“Haykakan Zhamanak” challenges the assertion made by Russia’s Foreign Minister Sergei Lavrov in a recent interview with Armenian Public Television that a possible sale of S-300 anti-aircraft defense systems to Azerbaijan would not disturb the military balance in the region because the weapon is not of offensive nature.
“But such an explanation, to put it mildly, is far from reflecting the reality. Only a couple of years ago, the U.S.-Russian relations grew extremely tense because Washington planned to install missile defense systems in Europe. The Russians were categorically against that intention and the Americans were perplexed at that stance because the systems were for defense purposes, designed to protect Europe and the West from missile strikes. The Russians, in reply, insisted that an ensured protection from missile strikes would make it easier for the West to make a decision to launch a strike against Russia,” writes the paper.
“This argument is well-grounded,” continues “Haykakan Zhamanak”. “The same is true for Azerbaijan. In the event of a possible aggression against Nagorno-Karabakh today, Armenia may respond with strikes against strategic facilities in Azerbaijan. This prospect will make Azerbaijan think twice before unleashing a war. And when Russia sells S-300 systems to Azerbaijan, Baku will get guarantees that Armenian missiles will not reach the targets, which will ensure a strong rear for the Azerbaijani army. Therefore, by selling S-300 systems to Azerbaijan, Russia increases the likelihood of an Azeri aggression, clearly enhancing the combat-readiness of Azerbaijan’s army.”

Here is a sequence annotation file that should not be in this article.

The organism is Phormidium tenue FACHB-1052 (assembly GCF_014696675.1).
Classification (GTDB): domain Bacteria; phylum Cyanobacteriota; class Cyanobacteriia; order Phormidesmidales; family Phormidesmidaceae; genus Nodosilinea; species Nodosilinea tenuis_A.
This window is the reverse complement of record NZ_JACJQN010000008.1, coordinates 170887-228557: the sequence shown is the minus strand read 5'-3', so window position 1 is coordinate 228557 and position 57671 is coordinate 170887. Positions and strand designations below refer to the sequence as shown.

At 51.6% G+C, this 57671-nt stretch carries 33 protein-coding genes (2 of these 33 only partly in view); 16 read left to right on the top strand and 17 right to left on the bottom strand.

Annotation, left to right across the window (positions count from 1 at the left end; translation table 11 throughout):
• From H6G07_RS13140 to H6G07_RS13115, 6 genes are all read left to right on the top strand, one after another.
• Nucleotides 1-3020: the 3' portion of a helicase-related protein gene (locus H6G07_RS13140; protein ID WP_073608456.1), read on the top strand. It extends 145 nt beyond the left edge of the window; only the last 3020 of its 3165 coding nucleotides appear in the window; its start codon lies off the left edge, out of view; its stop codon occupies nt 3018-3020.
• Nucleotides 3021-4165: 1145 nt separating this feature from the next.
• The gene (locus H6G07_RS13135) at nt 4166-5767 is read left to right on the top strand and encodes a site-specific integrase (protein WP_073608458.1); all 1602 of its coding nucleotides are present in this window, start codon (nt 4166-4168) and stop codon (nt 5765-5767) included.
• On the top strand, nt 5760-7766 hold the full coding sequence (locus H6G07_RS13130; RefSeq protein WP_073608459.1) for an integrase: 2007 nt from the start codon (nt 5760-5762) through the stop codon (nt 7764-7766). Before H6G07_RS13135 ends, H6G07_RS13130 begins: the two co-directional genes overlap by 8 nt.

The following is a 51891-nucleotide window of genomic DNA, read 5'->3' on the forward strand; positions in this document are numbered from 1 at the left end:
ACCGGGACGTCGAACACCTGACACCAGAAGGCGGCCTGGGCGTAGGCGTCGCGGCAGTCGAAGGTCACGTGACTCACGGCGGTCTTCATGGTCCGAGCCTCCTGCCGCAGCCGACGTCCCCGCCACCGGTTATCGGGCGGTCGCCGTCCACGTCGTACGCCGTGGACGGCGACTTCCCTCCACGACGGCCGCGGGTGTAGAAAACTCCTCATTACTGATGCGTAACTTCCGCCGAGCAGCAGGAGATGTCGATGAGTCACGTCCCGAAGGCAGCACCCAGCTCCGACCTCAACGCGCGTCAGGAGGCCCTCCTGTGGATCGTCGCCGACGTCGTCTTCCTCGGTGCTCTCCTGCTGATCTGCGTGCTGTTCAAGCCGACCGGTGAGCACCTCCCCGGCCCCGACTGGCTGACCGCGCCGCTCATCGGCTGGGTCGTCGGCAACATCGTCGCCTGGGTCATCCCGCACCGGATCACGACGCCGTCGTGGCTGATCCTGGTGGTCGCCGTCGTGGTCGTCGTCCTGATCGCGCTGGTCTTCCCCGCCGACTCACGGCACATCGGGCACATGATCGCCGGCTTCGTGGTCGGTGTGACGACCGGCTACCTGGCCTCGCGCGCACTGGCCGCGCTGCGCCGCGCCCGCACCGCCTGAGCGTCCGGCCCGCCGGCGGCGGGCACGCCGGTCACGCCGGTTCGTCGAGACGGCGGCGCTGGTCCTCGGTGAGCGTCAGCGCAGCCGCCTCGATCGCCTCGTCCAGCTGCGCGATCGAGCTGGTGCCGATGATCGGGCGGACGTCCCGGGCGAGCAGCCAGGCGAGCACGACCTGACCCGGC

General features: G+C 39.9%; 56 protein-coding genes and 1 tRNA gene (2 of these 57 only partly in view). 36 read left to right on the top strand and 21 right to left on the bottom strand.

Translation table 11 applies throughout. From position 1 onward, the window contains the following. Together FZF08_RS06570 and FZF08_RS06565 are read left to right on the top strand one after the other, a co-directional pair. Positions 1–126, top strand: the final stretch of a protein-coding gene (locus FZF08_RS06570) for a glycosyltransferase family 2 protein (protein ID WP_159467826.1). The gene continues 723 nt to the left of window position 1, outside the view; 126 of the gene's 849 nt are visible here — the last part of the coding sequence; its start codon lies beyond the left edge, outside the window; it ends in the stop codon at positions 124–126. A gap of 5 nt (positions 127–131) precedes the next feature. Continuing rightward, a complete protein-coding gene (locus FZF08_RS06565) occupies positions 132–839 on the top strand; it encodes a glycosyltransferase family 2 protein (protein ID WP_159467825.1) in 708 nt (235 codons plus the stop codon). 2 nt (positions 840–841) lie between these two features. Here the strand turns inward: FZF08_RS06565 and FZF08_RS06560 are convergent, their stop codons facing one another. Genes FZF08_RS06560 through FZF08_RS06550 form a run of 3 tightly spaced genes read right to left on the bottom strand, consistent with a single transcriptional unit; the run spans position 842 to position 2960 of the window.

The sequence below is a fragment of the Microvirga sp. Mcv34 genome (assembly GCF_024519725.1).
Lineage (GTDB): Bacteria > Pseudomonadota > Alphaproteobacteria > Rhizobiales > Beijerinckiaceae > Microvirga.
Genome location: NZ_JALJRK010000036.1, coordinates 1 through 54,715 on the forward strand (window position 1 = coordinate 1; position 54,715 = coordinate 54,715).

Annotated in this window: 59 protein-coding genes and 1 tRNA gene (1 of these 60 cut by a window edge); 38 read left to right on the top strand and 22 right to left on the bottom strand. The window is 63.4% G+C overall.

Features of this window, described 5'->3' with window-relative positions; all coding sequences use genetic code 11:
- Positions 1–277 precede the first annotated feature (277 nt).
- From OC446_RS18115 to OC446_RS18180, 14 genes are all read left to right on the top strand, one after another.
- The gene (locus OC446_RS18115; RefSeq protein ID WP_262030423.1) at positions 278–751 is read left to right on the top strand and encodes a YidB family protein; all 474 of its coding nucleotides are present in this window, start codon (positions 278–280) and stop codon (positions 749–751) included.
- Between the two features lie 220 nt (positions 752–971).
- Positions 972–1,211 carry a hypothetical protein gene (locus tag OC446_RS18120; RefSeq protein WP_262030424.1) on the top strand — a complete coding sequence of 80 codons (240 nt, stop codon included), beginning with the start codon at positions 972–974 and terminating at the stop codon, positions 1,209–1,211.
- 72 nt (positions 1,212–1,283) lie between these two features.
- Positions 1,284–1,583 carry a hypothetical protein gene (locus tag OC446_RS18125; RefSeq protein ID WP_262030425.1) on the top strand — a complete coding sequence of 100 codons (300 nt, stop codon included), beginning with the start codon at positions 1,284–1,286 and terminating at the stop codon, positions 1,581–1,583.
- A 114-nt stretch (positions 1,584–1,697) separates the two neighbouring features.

In its editorial “Aravot” also refers to Lavrov’s statement and, in particular, challenges his belief that “no state in the region plans to launch new military operations, because it would be catastrophic.”
“The belief that he expresses refers to our region, the South Caucasus. Lavrov’s assessment is in stark contrast to what is clear to everyone, particularly that the leader of one of the regional countries, Azerbaijan, almost every day states about his readiness to start military operations,” writes the paper.
In an interview with “Hayots Ashkhar”, the cochairman of the Armenian-Russian committee for inter-parliamentary cooperation, secretary of the parliamentary faction of the pro-government Prosperous Armenia party Aram Safarian argues that Russia’s combining its military bases in Abkhazia, South Ossetia and Armenia into one military “unit” means that Moscow views the South Caucasus as “an important military-political direction and a region deserving separate attention in terms of ensuring national security.”
“This circumstance is important for Armenia at least because it will put an end to the talks and rumors that have lingered for 15 years that our strategic ally is leaving the region and is leaving us alone with our foes. All such talks are no longer appropriate and from now on we should feel more secure in our country,” says Safarian.